Salesman: Well that sounds like quite a few problems, but I'm sure we can fix any mechanical issues. So what are you saying then... you're willing to give me $20,000 and your BMW for this car and free gas for a year?
ET: You wish! If we're talking about the Beamer, you're going to need to throw in a minivan and drop the price to $15,000, taxes in.
Salesman: But you just told me that your BMW is old, and is very quickly starting to show its age!
ET: Hey, it's still better than anything you have here. My backup car is too, come to think of it - it just hasn't had a chance to shine yet. I mean, for the amount it's been used, I'm sure I can get at least another 5 or 6 years out of it without any drop in performance.
Salesman: Then why are you looking to replace it?
ET: Look, I'll level with you. The cars I have now are hard on gas, and it costs me a lot of money to run them. But that shouldn't matter to you, it's not like you're going to drive them anyway - they'll just sit on your lot until you sell them to someone else. I bet as soon as I drive away in my new car, towing my new minivan behind me, someone will come in here, take one look at the BMW you have up for sale, and they'll tell you "you know what, I don't mind that it's best years are already past, and that I'm going to have to give up on the dream of that new washing machine, sell half my mutual funds, and feed my kids generic breakfast cereal, I must have this car." And I can tell that you're a good salesman, and I'm sure that you'll make all kinds of money on that deal. In the end, we'll both come out ahead.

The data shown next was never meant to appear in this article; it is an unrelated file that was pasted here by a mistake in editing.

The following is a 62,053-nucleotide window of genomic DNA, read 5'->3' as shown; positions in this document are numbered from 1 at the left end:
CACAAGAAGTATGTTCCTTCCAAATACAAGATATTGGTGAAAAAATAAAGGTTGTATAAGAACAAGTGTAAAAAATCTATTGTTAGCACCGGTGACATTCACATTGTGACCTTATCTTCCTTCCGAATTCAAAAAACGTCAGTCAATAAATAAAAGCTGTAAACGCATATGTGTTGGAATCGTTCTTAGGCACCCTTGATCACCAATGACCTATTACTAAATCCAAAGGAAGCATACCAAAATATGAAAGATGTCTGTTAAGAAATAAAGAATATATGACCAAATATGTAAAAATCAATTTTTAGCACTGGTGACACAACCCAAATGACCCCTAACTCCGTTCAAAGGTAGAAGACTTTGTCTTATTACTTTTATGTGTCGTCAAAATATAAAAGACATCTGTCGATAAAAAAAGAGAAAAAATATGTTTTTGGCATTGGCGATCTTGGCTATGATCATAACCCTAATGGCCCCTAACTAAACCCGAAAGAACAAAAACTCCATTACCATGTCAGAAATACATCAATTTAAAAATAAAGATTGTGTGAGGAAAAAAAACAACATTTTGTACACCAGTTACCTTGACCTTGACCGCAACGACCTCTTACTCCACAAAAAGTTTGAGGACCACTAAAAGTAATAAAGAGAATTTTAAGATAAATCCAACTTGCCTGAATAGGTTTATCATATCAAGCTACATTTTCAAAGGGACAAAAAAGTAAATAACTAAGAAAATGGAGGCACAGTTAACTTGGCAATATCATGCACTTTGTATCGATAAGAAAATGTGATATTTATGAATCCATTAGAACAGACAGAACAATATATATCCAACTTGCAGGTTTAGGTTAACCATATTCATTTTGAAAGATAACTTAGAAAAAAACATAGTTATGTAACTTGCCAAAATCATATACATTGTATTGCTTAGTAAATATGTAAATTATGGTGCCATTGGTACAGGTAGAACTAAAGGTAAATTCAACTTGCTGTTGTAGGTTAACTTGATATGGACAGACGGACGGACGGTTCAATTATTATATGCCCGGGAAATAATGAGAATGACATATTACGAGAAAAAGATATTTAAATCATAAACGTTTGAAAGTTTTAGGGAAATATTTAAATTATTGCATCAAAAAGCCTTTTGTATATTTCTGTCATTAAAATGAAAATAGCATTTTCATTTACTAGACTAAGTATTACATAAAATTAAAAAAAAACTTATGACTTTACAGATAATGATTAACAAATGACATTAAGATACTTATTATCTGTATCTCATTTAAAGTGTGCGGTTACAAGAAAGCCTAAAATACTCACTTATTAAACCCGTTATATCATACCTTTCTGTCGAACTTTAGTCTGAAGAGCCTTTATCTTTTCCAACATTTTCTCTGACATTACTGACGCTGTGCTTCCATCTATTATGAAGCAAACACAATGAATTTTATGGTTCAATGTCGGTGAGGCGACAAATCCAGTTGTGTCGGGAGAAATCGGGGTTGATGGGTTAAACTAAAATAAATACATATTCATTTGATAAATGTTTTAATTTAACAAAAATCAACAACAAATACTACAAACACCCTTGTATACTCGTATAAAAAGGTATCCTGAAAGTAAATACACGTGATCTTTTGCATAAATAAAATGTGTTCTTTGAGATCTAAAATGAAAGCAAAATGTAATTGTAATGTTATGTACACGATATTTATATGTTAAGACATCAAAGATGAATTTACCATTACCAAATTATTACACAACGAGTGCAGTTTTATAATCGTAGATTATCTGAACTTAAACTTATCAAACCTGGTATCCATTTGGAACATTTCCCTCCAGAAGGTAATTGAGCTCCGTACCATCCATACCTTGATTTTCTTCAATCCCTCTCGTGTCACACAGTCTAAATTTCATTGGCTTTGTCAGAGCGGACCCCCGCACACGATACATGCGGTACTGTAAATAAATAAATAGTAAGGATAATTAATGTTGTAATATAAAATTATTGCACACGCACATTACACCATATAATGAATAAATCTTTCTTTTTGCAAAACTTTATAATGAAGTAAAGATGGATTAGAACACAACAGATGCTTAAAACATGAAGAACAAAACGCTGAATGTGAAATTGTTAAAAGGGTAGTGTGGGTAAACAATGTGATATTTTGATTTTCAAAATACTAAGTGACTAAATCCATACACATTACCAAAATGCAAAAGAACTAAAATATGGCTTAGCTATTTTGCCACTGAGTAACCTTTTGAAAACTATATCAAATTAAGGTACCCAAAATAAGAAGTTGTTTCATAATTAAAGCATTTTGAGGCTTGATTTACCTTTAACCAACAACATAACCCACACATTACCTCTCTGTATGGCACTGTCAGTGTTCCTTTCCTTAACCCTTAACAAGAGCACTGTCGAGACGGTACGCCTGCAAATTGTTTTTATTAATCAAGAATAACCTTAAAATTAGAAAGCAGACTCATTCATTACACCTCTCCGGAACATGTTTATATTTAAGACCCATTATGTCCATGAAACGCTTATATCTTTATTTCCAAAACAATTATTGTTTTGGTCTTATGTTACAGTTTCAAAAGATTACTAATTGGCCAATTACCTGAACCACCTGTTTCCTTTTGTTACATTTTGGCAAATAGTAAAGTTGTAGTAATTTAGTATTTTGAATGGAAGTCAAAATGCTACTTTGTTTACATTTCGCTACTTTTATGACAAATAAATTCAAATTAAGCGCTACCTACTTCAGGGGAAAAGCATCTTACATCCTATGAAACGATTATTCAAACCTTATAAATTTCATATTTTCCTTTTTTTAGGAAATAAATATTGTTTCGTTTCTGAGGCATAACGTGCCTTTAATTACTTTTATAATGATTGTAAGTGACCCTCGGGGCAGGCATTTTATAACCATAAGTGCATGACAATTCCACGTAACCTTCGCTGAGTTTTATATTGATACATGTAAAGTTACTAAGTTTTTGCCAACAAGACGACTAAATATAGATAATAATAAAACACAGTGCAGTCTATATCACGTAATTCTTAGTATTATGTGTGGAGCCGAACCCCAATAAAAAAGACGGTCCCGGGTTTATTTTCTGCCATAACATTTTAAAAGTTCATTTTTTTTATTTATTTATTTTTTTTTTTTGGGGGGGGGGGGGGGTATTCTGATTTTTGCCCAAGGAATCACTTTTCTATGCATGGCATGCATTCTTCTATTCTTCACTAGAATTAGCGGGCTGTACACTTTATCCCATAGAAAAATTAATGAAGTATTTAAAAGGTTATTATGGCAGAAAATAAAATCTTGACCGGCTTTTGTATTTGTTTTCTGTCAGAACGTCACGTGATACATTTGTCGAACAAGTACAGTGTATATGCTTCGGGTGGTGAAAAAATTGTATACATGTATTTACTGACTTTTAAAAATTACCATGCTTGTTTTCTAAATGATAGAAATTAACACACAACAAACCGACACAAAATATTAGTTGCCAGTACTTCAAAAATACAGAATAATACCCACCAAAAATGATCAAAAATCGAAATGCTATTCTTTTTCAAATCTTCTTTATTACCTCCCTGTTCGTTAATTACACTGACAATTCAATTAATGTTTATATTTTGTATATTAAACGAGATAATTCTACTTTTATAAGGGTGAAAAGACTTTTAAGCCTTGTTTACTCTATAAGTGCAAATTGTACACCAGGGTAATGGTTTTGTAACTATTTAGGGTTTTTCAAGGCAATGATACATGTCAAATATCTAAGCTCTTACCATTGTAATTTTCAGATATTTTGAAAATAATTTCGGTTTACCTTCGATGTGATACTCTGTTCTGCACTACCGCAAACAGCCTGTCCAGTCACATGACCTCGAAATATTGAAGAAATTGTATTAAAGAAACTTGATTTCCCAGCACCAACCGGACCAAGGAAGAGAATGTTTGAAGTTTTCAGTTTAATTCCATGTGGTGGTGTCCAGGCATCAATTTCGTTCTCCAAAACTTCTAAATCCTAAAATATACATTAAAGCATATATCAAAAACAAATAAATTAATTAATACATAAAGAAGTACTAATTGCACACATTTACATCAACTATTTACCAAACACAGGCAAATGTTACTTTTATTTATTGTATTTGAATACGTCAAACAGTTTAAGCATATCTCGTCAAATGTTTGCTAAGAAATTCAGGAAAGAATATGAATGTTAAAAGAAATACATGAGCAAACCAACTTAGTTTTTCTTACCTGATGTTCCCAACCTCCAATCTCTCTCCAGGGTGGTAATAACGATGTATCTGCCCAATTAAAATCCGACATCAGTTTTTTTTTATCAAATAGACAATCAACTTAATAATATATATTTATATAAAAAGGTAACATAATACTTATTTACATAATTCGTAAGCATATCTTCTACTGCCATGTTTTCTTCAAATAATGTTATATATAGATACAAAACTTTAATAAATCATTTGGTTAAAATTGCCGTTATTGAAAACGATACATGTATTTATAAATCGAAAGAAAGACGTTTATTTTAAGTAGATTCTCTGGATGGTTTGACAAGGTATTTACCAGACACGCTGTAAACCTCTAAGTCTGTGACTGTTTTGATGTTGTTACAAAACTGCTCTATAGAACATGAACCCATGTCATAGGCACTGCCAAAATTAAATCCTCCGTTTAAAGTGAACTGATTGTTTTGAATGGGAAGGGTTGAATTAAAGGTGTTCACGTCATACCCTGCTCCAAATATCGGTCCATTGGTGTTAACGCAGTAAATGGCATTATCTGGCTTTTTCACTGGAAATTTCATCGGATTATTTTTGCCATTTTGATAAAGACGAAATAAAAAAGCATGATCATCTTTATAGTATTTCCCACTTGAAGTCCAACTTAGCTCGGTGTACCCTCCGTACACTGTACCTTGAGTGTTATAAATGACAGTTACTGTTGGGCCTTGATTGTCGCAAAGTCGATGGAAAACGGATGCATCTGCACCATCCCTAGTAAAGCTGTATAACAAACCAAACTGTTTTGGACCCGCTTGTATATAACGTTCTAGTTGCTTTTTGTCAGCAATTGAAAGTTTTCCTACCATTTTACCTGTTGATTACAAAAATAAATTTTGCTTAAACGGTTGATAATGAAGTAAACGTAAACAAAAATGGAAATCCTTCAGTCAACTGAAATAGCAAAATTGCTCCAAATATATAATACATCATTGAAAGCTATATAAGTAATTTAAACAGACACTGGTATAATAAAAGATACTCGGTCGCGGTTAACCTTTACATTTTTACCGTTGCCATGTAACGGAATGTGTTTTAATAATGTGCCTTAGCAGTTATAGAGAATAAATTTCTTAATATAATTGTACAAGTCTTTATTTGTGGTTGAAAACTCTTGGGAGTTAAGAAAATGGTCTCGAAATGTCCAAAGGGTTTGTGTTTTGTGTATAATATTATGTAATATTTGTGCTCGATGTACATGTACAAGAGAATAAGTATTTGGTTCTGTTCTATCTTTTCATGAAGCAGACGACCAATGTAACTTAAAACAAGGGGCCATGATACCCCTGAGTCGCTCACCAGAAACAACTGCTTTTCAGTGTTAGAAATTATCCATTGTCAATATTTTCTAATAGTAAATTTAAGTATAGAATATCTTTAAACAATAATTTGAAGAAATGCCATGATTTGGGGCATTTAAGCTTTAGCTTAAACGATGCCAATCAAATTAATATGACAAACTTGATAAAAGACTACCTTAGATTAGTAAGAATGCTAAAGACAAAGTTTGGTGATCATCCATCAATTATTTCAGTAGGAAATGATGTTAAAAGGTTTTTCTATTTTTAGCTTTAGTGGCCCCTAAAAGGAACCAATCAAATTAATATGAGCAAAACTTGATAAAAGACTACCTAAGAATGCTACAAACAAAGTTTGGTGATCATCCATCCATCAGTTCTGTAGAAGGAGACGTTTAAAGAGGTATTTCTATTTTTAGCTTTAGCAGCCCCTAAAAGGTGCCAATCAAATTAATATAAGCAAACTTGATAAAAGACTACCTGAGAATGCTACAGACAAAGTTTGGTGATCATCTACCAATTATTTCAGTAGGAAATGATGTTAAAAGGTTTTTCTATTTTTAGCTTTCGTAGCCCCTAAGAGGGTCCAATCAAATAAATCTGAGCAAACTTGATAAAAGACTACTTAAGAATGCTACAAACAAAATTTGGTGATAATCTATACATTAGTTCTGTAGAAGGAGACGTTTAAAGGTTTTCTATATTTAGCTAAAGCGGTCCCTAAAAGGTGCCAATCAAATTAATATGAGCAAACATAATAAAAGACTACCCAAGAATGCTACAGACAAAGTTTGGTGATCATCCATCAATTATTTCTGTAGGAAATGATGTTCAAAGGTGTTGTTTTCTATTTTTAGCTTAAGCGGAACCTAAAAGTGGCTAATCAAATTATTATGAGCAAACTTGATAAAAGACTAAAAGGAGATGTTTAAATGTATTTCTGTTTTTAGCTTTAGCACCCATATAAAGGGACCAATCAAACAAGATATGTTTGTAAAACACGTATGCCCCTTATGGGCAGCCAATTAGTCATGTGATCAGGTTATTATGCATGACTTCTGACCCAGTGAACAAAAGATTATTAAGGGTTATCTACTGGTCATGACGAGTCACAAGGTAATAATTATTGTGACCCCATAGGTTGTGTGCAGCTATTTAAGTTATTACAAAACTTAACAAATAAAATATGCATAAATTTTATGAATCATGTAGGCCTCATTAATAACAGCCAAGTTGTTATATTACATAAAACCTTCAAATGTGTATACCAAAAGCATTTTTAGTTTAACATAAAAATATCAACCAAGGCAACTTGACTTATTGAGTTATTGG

Salesman: You know what sir, I'm starting to think that I'd be a sucker
NOT to accept $15,000 and your BMW for this new car and a new minivan.
ET: Actually now that I think about it, switch the BMW with my sedan.
ET: And throw in the gas for a year.
Salesman: *Sigh* Fine. You drive a hard bargain sir, but I think we have a deal.
ET: You know what... never mind, I can just get a newer model import for half that price.